Water Colour Painting Inspiration: Guided by Drawing and Geometry
For those of us in the United States, today is a day to celebrate Thanksgiving. We’ll gather with family and friends to share food and drink, watch football, relax and, I hope, spend a few moments honoring that for which we’re thankful. Our team is grateful that our community stretches across continents, oceans and borders, spreading a love for art that knows no bounds.
I’d like to take a moment to let you know how grateful I am for you, as well as for our network of teachers that I get to work with on a daily basis to bridge you all together. I believe in my heart that creativity is vital to our humanity. The fact that you’re reading this tells me that, even if you’re not as adamant about that statement, you either create art or have an appreciation for it, and this, too, is so important.
So while we’re together here, I’ll get to the point: new art and inspiration. Today’s feature is about the imaginative watercolor art of Julia Sorrell, as seen in Watercolor Artist magazine. I hope that if your day is a busy one full of Thanksgiving activities, you find a quiet moment to enjoy Julia’s work and let it do what art does best: briefly take us to another place and time.
The geometry is at the heart of her work, both in the development of the composition–the visible and suggested lines that lead the eye around a painting–and in the construction of the often-complex shapes she draws.
There’s a traditional view that, as an aid to drawing, all three-dimensional shapes can be seen as variations on cones, cylinders, cubes and spheres. Sorrell uses a similar system, mapping the outer points of a hand, for example, by constructing the flat wedge shape of the hand, and then extending out with the cylinders of the individual finger joints. She uses loose hatching to describe the curves.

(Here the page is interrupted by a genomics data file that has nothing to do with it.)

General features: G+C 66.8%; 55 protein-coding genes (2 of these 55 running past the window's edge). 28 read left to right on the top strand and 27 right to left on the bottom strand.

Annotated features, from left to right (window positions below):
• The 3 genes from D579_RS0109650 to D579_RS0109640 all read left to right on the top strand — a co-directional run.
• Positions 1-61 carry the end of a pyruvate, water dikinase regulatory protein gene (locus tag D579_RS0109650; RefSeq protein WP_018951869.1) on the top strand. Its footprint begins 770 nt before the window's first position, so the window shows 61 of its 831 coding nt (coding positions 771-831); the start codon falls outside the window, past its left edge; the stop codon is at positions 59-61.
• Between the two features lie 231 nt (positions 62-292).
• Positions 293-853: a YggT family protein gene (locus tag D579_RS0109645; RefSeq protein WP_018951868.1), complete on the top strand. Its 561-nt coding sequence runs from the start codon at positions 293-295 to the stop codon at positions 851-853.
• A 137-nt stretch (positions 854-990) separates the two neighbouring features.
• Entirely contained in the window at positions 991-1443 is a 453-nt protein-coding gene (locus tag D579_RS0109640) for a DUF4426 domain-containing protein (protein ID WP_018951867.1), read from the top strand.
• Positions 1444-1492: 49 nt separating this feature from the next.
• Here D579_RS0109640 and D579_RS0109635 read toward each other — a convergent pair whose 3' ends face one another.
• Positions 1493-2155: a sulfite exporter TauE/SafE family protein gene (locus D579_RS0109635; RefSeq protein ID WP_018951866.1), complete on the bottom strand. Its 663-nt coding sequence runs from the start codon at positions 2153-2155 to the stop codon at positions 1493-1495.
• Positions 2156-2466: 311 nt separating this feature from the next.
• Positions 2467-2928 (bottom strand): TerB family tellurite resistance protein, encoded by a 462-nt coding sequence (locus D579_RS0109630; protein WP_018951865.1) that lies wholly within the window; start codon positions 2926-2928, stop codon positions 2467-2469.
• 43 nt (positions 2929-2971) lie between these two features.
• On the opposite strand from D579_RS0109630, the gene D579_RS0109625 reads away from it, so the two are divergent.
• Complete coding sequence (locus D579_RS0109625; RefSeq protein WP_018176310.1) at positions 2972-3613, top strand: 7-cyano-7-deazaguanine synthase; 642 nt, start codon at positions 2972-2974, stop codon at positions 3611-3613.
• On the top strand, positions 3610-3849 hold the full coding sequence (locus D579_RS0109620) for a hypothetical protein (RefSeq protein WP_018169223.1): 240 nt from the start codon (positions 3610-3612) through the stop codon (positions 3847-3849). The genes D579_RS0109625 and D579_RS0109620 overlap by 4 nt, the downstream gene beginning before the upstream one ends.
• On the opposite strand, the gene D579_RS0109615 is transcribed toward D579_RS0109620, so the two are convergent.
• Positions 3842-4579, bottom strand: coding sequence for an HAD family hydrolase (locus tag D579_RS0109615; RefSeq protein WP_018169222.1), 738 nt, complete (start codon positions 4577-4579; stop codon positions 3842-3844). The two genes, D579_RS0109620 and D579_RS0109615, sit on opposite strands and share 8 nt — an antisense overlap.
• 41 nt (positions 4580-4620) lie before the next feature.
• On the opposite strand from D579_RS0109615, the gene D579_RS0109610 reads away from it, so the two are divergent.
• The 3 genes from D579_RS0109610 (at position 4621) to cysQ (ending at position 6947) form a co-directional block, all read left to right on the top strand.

When conceiving an imagined world, it’s like a blind person who, through feeling with his hands, can have the concept of a shape and form,” Sorrell says. “Similarly, a sculptor will create a 3-D form, whether it be a pot or a figure, by the connection from his brain to his hands. In my case, I’m trying to take my mental vision and describe with loose hatching the curves I see in my brain.”
Even so, the artist appreciates being able to check her ideas against reality. She works, seated at an easel, and immediately behind her is a tall, free-standing mirror with hinged side pieces. “It was made by my husband, who designs and makes furniture and does all my framing, and it’s brilliant,” she says. “If I need to check something, like how exactly the eye sits in the socket, I just turn around and take a close look.